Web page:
I understand policy differences with the Pope. Most of the world has one policy difference or another with this conservative Pope. I also understand that his conservative moves with regard to liturgy have angered Jews who see his reintroduction of a prayer hoping for the conversion of the Jews as detrimental …

  • Marc Gopin @ Big Sur!

    Marc will be teaching a workshop entitled, “Healing the Heart of Conflict”, at the legendary Esalen Institute in Big Sur, CA from June 21 – 26. The course is based on the book. See here for book excerpts.

    The Esalen Institute is located on awesome and majestic cliffs over the pacific ocean. It’s one of the most beautiful places in the world. This is a great opportunity to study with Marc inone of the most serene and idyllic settings possible. Openings still available.…

  • Bashar, Don’t Take Netanyahu’s Bait

    Josh Landis outlines well the problems with America’s decision to maintain the Syria sanctions, but also outlines nicely what the Syrian and the Americans have done and not done so far in the relationship. Here is an excerpt:

    What has Syria done for Obama?

    * Both Hizbullah and Hamas have reached out to the US, claiming to want engagement and expressing willingness to compromise on key issues. Syria has great influence on these groups and has helped with this outreach.
    * Syria wants intelligence sharing on al-Qaida and Iraq, but it has not handed over Iraqi Baathists resident in Syria to the US.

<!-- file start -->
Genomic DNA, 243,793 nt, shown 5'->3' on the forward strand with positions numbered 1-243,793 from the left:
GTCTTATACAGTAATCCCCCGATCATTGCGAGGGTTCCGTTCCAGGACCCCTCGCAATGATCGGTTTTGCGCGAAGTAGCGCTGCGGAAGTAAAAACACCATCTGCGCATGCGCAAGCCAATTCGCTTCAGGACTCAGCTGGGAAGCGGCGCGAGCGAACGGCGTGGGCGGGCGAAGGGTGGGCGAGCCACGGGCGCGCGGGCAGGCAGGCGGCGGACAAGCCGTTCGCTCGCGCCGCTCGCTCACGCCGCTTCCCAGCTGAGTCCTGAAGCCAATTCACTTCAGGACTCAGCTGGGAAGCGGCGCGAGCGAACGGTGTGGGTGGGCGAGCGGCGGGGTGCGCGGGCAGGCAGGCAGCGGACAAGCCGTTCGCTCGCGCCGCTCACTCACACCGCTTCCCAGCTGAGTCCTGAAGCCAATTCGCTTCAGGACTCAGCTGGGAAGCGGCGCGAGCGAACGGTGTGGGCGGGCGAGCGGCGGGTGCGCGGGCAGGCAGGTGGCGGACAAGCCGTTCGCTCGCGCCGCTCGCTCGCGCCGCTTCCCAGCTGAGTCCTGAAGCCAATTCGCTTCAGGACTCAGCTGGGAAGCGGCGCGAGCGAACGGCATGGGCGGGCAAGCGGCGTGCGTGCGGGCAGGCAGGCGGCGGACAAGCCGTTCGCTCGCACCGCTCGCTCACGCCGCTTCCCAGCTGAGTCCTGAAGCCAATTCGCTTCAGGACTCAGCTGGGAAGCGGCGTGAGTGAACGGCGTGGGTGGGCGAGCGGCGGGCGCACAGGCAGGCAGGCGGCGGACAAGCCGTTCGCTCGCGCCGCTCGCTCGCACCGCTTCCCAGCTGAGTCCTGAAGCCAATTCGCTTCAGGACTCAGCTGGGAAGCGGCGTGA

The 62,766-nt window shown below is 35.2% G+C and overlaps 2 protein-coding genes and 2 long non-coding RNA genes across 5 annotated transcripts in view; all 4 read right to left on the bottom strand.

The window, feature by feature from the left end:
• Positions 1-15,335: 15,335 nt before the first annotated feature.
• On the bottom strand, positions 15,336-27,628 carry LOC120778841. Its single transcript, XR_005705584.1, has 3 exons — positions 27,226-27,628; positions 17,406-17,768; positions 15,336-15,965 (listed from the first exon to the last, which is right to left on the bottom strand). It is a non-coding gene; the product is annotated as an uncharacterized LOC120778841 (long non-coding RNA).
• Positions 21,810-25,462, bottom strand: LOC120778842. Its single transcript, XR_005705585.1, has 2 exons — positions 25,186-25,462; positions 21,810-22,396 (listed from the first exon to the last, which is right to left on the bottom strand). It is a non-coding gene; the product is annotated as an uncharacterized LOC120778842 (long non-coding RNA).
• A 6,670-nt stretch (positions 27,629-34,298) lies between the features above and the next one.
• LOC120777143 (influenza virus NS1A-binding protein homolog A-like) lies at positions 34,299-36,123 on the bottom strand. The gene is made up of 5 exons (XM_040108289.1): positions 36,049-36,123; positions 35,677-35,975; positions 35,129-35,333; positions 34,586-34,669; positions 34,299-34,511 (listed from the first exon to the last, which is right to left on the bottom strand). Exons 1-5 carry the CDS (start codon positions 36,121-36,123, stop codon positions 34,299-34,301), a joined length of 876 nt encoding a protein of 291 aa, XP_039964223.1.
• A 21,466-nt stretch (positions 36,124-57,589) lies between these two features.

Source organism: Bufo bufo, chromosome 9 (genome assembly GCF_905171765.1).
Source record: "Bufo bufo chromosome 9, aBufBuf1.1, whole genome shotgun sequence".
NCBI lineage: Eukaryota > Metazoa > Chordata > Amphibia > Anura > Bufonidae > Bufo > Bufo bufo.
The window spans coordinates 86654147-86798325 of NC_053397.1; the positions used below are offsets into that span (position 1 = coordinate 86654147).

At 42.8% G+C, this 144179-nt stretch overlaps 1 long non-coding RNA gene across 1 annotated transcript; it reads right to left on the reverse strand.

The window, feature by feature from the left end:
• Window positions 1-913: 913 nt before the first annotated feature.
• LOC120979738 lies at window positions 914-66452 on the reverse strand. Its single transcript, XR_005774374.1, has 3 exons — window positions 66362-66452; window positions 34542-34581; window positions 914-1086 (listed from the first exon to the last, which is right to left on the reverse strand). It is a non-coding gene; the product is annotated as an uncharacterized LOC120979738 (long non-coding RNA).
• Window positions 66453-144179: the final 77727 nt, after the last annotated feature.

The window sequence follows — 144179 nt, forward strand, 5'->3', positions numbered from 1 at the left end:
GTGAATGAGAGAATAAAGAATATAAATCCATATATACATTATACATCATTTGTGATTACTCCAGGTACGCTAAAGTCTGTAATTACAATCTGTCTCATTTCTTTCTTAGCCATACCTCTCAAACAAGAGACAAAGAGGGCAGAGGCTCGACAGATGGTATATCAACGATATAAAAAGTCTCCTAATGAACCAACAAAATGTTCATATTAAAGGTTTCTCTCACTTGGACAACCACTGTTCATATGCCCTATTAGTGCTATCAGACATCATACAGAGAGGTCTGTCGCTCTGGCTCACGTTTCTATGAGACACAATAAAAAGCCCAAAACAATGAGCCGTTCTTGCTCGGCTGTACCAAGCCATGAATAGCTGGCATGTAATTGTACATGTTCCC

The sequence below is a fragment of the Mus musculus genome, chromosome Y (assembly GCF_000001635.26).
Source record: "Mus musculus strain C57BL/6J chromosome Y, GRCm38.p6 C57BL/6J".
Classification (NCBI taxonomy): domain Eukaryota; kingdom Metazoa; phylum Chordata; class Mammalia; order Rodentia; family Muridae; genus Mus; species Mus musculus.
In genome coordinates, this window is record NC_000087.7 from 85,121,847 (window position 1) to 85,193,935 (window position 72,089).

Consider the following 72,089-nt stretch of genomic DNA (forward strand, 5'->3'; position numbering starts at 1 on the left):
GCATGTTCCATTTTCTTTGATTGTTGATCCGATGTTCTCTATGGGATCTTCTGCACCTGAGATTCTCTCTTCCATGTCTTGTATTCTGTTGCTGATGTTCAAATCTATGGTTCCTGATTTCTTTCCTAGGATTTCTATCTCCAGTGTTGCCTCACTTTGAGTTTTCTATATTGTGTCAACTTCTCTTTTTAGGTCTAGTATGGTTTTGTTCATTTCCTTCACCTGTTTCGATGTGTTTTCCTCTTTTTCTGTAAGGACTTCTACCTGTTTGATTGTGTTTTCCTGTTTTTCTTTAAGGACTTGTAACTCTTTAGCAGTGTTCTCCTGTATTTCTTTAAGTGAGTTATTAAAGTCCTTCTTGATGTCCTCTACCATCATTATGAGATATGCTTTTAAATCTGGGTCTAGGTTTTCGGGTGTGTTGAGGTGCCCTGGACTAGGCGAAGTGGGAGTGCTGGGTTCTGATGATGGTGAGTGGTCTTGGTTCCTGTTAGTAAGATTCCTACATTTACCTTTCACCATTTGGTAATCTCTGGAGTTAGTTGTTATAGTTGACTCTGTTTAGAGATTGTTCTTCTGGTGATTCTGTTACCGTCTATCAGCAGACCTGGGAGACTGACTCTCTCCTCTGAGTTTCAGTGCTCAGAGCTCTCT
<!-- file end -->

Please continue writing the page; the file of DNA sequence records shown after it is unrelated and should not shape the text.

What has Syria refused to do for Obama?

    * Syria will not agree to concessions on the Arab peace plan, i.e. stating that Syria will give all resident Palestinians citizenship as part of a Palestinian-Israeli deal. (This is symbolic because Syria is the Arab state that has

  • Apology is a Breath of Fresh Air, Hillary, But Take It One Step Further

    Secretary Clinton’s apology for the Afghan civilian casualties was profuse and heartfelt, which is good. And her commitment to additional measures of addressing the conflict beyond the military one is welcome. But the standard alternatives, as usual, are about economic development and are rather long-term. There are other interventions afoot, however, that could have a more dramatic effect if the United States pursued them. This may have to challenge a tendency in the United States and Israel to always find a bad guy, even as you are engaging in nonviolent alternatives. In this case the ‘bad guys’ are the Taliban, who have a horrible human rights record. But evidence from the ground from our colleagues in the field, which I cannot share at this point, suggests that there are significant numbers of Taliban, young and old, who are trying to pull away from the extremist leadership who have no regrets …


    I continue to be completely immersed in Sari Nusseibeh’s Once Upon a Country. I must admit that when I met him once, appeared on a panel with him and spent some time with him I was a little bit in awe and did not know quite what to say. Now that I know the depths of his life, his triumphs and losses, his father, I wish I could speak more to him.

    But the one thing that emerges from the reading again and again is the same lesson I have been gathering from all over the globe. I can sum it up in an Aramaic sentence from the ancient Talmud that describes a chaotic world of lawlessness, L’es Din ve’l’es dayyan, which translates roughly as, “There is no law in sight and no judge in sight either”. What amazes me from Palestine under occupation to Rwanda to all the …